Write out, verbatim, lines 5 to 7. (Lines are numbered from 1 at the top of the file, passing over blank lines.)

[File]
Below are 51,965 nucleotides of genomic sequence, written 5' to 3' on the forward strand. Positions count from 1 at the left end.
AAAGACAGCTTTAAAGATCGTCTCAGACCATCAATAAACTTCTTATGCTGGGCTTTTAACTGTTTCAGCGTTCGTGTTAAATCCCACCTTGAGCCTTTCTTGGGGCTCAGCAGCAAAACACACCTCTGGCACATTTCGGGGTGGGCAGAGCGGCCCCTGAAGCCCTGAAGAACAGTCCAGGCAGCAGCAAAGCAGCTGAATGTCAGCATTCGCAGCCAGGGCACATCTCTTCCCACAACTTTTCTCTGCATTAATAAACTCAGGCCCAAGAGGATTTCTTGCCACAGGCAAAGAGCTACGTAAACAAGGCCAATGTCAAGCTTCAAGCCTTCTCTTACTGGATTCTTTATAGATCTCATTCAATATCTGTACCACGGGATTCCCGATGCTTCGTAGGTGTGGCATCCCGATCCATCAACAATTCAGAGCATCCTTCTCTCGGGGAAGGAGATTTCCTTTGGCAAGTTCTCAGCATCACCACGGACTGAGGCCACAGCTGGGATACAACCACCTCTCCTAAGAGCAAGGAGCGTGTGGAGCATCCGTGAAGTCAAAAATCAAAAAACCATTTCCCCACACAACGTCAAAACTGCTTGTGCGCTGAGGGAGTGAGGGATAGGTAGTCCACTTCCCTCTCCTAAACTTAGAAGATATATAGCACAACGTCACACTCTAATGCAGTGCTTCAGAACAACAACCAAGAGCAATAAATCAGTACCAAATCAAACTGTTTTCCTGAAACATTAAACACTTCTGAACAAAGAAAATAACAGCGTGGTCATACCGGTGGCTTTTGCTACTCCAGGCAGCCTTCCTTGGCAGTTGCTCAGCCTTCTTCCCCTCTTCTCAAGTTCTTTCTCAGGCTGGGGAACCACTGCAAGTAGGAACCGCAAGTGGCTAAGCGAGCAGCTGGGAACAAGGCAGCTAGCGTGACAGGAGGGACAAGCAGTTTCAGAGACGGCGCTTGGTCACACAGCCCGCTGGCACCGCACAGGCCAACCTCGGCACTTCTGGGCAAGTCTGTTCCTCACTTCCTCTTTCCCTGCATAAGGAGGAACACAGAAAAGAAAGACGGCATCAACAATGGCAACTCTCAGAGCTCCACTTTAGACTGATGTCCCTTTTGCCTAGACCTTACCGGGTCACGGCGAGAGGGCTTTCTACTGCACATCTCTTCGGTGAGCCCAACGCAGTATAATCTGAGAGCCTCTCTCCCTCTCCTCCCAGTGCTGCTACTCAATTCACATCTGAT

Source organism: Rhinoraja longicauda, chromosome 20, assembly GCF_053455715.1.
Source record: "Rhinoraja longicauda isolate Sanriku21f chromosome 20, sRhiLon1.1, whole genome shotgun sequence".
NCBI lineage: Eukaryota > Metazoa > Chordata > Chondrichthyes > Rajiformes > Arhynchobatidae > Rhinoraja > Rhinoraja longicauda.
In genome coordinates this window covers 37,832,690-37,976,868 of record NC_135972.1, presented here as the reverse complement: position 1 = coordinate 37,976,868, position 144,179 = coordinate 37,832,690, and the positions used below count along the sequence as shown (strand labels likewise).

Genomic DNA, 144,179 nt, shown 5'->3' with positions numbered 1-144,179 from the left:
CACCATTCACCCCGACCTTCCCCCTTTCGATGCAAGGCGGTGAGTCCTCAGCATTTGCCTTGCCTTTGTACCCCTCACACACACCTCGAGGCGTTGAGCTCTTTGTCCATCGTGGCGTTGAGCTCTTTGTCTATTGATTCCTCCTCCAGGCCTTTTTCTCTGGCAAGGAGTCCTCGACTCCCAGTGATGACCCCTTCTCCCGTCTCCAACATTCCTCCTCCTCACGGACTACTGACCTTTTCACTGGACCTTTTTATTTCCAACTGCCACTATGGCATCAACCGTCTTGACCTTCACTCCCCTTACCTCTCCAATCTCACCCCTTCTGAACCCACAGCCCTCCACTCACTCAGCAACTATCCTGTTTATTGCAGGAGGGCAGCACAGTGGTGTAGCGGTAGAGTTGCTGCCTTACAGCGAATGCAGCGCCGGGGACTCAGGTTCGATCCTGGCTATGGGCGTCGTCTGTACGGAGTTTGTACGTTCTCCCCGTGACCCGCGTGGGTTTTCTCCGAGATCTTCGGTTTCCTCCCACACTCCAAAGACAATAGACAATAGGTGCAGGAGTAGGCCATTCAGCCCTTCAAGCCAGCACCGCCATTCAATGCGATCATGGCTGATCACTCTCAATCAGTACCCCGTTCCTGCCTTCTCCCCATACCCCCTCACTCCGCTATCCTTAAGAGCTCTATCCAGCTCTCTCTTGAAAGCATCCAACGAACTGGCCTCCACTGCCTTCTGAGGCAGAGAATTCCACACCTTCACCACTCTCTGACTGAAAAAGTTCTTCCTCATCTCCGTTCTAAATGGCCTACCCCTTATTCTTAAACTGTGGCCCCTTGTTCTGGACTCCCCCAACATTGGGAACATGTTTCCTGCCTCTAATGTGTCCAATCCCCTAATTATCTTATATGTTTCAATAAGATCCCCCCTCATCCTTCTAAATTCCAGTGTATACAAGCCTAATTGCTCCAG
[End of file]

NCBI lineage: Eukaryota > Metazoa > Chordata > Chondrichthyes > Rajiformes > Arhynchobatidae > Rhinoraja > Rhinoraja longicauda.
In genome coordinates this window covers 37,832,690-37,976,868 of record NC_135972.1, presented here as the reverse complement: position 1 = coordinate 37,976,868, position 144,179 = coordinate 37,832,690, and the positions used below count along the sequence as shown (strand labels likewise).

Genomic DNA, 144,179 nt, shown 5'->3' with positions numbered 1-144,179 from the left: